Dave Dawson is the CEO and founder of Charleston-based lighting brand The Urban Electric Co., which celebrated 15 years in business in 2018. In his third column for BOH, he shares what he has learned along the way.
My wife and I started our lighting company in a tiny workshop in downtown Charleston, South Carolina. As a former attorney without previous design or manufacturing experience, I had almost no idea what I was doing and, perhaps worse, I had no idea what I wasn’t doing. Fifteen years later, I've learned a lot of lessons—most of them the hard way, whether through trial and error or just plain failure. When Business of Home asked me to share a few, I organized my thoughts into three basic categories: Product, People, and Partnerships. In the first of three articles, I hope to pass along some of the most useful lessons I’ve learned during these past 15 years—starting with Product.
Commit to the Right Change
When I was just starting Urban Electric, I dove headfirst into every new idea. Big or small, bold or bad, every idea was an opportunity to prove we were up to the challenge.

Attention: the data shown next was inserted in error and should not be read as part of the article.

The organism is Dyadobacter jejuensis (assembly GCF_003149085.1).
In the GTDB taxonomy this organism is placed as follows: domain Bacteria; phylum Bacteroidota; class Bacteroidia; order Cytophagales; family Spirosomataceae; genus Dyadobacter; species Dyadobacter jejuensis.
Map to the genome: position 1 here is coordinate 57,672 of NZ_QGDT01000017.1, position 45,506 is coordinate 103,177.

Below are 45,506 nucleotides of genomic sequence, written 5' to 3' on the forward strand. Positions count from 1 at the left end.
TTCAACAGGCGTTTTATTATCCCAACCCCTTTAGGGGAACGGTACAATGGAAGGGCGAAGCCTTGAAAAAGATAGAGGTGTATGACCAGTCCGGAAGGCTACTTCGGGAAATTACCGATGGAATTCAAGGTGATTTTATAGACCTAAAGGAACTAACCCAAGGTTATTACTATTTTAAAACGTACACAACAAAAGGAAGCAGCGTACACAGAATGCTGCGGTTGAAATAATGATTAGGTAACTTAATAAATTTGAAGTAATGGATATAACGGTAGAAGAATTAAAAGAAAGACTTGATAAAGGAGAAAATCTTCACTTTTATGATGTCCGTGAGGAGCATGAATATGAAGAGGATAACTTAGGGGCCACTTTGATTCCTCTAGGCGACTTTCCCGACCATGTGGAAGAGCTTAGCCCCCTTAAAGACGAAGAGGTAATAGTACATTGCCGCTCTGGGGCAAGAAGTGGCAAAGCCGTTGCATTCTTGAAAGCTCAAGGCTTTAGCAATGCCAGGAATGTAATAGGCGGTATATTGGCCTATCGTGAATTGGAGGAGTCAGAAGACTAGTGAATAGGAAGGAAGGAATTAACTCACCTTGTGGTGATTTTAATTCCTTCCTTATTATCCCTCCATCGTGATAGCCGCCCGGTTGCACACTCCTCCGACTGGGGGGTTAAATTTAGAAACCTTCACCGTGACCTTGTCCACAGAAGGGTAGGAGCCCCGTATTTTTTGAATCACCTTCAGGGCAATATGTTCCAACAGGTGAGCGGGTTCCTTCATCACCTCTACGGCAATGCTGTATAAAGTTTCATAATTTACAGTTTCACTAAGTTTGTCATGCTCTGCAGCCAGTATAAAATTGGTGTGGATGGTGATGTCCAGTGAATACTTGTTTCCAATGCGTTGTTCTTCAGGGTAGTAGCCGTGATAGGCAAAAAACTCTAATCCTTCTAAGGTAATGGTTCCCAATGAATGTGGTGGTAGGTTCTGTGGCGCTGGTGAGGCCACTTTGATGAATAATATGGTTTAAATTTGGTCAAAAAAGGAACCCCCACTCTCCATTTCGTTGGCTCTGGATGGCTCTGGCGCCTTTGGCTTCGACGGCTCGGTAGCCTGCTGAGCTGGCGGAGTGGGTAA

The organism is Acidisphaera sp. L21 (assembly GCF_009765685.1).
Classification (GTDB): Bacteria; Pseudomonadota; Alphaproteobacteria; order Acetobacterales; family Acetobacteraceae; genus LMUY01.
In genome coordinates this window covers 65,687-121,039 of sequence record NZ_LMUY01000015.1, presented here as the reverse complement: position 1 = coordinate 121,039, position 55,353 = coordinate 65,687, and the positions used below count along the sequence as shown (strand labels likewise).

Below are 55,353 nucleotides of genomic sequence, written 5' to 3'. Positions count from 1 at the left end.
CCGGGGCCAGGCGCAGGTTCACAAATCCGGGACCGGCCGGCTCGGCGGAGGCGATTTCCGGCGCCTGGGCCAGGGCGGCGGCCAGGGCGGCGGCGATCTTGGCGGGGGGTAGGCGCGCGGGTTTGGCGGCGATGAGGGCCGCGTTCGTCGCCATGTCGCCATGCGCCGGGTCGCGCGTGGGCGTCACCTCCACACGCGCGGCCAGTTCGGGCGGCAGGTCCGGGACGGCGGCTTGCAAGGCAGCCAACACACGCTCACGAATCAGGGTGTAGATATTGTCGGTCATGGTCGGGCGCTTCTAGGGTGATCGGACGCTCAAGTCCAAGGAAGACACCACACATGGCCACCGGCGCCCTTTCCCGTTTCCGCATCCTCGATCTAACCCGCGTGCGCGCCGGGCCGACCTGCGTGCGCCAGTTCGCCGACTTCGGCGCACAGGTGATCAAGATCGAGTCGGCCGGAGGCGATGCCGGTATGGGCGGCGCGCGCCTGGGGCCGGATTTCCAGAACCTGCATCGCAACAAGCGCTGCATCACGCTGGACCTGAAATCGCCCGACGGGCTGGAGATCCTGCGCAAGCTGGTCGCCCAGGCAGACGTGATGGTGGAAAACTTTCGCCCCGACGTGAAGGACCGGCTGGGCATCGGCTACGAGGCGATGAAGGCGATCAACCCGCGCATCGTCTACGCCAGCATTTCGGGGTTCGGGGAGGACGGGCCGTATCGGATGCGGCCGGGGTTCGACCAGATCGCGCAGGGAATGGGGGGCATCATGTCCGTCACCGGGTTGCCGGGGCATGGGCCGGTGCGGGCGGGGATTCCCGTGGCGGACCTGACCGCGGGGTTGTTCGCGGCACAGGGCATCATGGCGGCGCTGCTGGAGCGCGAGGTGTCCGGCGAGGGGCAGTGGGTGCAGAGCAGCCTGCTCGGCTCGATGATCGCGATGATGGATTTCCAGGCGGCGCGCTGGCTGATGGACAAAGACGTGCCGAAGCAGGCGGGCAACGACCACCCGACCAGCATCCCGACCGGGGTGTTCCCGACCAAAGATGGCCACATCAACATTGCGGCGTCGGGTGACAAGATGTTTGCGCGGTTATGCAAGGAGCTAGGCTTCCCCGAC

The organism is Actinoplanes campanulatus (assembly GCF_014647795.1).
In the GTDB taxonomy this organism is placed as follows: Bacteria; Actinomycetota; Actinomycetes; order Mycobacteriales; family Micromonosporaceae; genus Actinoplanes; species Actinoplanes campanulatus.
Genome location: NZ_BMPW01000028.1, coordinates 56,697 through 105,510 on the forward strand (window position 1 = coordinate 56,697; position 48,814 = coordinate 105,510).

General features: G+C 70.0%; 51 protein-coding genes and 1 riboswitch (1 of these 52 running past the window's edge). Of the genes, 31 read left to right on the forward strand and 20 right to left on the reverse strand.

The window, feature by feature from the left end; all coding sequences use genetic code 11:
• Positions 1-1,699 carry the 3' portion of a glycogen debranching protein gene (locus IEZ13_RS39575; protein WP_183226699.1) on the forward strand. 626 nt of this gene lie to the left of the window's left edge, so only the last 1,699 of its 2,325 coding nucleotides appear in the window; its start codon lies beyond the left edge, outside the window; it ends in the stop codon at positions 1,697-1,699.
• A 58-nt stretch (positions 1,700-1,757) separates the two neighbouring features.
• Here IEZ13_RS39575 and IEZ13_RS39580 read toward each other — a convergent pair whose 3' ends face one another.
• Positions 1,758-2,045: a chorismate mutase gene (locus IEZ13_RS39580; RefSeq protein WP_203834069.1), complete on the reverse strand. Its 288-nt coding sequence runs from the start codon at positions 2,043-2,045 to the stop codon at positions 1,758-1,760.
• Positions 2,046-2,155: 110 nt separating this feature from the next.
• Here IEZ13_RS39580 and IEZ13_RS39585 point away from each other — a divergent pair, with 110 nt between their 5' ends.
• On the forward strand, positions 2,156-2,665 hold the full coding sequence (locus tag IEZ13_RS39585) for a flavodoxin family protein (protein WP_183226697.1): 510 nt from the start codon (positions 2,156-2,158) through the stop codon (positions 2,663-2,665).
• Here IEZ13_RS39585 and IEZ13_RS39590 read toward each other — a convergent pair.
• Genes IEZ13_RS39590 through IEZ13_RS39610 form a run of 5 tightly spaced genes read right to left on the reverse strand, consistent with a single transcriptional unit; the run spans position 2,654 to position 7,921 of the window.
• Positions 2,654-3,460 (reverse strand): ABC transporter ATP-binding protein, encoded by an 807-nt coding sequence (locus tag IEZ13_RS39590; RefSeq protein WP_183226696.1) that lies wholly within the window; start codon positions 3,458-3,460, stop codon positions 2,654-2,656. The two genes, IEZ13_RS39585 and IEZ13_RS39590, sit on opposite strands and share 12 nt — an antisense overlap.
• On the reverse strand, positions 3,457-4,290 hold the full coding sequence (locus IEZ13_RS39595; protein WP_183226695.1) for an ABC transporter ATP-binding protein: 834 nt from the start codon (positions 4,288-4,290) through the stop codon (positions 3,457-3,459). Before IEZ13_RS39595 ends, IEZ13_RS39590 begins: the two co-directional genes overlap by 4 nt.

Though I sometimes miss that brash, younger self, today I try to be more measured in what initiatives are worth pursuing, particularly if they involve substantial resources or risk. This spring, we’re launching a new collection of exterior lights. And while this is intended to pay homage to our beginnings (a time when we were almost entirely focused on exterior lanterns), our product range has come a long way. Today, it includes everything from sconces and pendants to floor and table lamps and lampshades. The diversification of our product line has happened steadily over a number of years, often as a result of that early, brash confidence.
As with most small companies, we’ve had scant data or analytics to guide our product roadmap, so we’ve most often relied on pure gut—which was not necessarily a bad use of instinct at the time, given its relative low risk: Design a new product based purely on what we love, put it into the world, and let the market tell us whether or not it was a good idea.